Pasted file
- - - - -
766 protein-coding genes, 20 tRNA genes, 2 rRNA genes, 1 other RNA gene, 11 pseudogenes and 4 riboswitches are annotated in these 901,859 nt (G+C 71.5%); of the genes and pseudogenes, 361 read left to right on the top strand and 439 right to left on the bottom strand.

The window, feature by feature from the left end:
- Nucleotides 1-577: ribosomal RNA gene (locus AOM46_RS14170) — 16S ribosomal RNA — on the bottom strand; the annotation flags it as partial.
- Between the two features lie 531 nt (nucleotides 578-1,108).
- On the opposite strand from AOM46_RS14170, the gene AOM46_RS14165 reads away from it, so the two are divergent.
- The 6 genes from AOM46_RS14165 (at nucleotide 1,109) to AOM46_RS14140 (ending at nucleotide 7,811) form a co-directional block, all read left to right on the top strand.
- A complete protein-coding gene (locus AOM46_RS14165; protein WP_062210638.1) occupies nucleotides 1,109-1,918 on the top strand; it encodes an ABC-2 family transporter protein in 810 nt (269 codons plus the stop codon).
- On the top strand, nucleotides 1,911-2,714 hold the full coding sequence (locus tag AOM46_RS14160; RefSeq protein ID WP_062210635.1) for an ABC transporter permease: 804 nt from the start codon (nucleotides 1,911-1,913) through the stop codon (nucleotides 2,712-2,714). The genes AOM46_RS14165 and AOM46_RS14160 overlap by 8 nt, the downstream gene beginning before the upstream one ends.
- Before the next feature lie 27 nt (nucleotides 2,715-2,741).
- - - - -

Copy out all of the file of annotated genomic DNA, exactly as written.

766 protein-coding genes, 20 tRNA genes, 2 rRNA genes, 1 other RNA gene, 11 pseudogenes and 4 riboswitches are annotated in these 901,859 nt (G+C 71.5%); of the genes and pseudogenes, 361 read left to right on the top strand and 439 right to left on the bottom strand.

The window, feature by feature from the left end:
- Nucleotides 1-577: ribosomal RNA gene (locus AOM46_RS14170) — 16S ribosomal RNA — on the bottom strand; the annotation flags it as partial.
- Between the two features lie 531 nt (nucleotides 578-1,108).
- On the opposite strand from AOM46_RS14170, the gene AOM46_RS14165 reads away from it, so the two are divergent.
- The 6 genes from AOM46_RS14165 (at nucleotide 1,109) to AOM46_RS14140 (ending at nucleotide 7,811) form a co-directional block, all read left to right on the top strand.
- A complete protein-coding gene (locus AOM46_RS14165; protein WP_062210638.1) occupies nucleotides 1,109-1,918 on the top strand; it encodes an ABC-2 family transporter protein in 810 nt (269 codons plus the stop codon).
- On the top strand, nucleotides 1,911-2,714 hold the full coding sequence (locus tag AOM46_RS14160; RefSeq protein ID WP_062210635.1) for an ABC transporter permease: 804 nt from the start codon (nucleotides 1,911-1,913) through the stop codon (nucleotides 2,712-2,714). The genes AOM46_RS14165 and AOM46_RS14160 overlap by 8 nt, the downstream gene beginning before the upstream one ends.
- Before the next feature lie 27 nt (nucleotides 2,715-2,741).